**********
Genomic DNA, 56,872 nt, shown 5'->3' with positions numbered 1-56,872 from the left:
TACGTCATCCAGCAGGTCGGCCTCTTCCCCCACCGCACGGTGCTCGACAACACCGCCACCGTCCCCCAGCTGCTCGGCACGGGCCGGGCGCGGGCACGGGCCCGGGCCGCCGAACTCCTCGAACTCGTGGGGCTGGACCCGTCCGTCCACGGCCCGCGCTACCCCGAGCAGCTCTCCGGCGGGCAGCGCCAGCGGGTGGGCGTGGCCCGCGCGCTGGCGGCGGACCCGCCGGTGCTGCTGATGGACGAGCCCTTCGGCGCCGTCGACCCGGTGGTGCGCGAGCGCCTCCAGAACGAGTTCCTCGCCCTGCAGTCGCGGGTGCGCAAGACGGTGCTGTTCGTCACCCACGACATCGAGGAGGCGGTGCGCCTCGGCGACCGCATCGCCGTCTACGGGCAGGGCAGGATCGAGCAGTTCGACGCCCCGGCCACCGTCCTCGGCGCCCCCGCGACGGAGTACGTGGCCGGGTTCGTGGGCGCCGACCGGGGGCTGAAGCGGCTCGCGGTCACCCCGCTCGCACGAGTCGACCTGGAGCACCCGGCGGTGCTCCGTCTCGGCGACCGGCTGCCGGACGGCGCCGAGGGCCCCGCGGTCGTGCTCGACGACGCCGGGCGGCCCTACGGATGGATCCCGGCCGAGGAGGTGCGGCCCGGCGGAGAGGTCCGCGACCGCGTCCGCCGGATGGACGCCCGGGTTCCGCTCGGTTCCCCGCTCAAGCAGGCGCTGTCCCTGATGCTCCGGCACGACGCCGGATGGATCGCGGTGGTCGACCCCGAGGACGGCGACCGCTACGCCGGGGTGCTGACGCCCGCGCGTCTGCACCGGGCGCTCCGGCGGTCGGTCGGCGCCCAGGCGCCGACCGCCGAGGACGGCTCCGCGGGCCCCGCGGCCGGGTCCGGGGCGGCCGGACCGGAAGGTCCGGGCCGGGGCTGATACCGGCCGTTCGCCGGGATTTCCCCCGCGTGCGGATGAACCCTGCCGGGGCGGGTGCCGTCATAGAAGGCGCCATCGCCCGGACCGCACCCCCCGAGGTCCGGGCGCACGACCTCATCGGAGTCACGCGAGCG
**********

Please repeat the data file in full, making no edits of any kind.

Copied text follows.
Genomic DNA, 56,872 nt, shown 5'->3' with positions numbered 1-56,872 from the left:
TACGTCATCCAGCAGGTCGGCCTCTTCCCCCACCGCACGGTGCTCGACAACACCGCCACCGTCCCCCAGCTGCTCGGCACGGGCCGGGCGCGGGCACGGGCCCGGGCCGCCGAACTCCTCGAACTCGTGGGGCTGGACCCGTCCGTCCACGGCCCGCGCTACCCCGAGCAGCTCTCCGGCGGGCAGCGCCAGCGGGTGGGCGTGGCCCGCGCGCTGGCGGCGGACCCGCCGGTGCTGCTGATGGACGAGCCCTTCGGCGCCGTCGACCCGGTGGTGCGCGAGCGCCTCCAGAACGAGTTCCTCGCCCTGCAGTCGCGGGTGCGCAAGACGGTGCTGTTCGTCACCCACGACATCGAGGAGGCGGTGCGCCTCGGCGACCGCATCGCCGTCTACGGGCAGGGCAGGATCGAGCAGTTCGACGCCCCGGCCACCGTCCTCGGCGCCCCCGCGACGGAGTACGTGGCCGGGTTCGTGGGCGCCGACCGGGGGCTGAAGCGGCTCGCGGTCACCCCGCTCGCACGAGTCGACCTGGAGCACCCGGCGGTGCTCCGTCTCGGCGACCGGCTGCCGGACGGCGCCGAGGGCCCCGCGGTCGTGCTCGACGACGCCGGGCGGCCCTACGGATGGATCCCGGCCGAGGAGGTGCGGCCCGGCGGAGAGGTCCGCGACCGCGTCCGCCGGATGGACGCCCGGGTTCCGCTCGGTTCCCCGCTCAAGCAGGCGCTGTCCCTGATGCTCCGGCACGACGCCGGATGGATCGCGGTGGTCGACCCCGAGGACGGCGACCGCTACGCCGGGGTGCTGACGCCCGCGCGTCTGCACCGGGCGCTCCGGCGGTCGGTCGGCGCCCAGGCGCCGACCGCCGAGGACGGCTCCGCGGGCCCCGCGGCCGGGTCCGGGGCGGCCGGACCGGAAGGTCCGGGCCGGGGCTGATACCGGCCGTTCGCCGGGATTTCCCCCGCGTGCGGATGAACCCTGCCGGGGCGGGTGCCGTCATAGAAGGCGCCATCGCCCGGACCGCACCCCCCGAGGTCCGGGCGCACGACCTCATCGGAGTCACGCGAGCG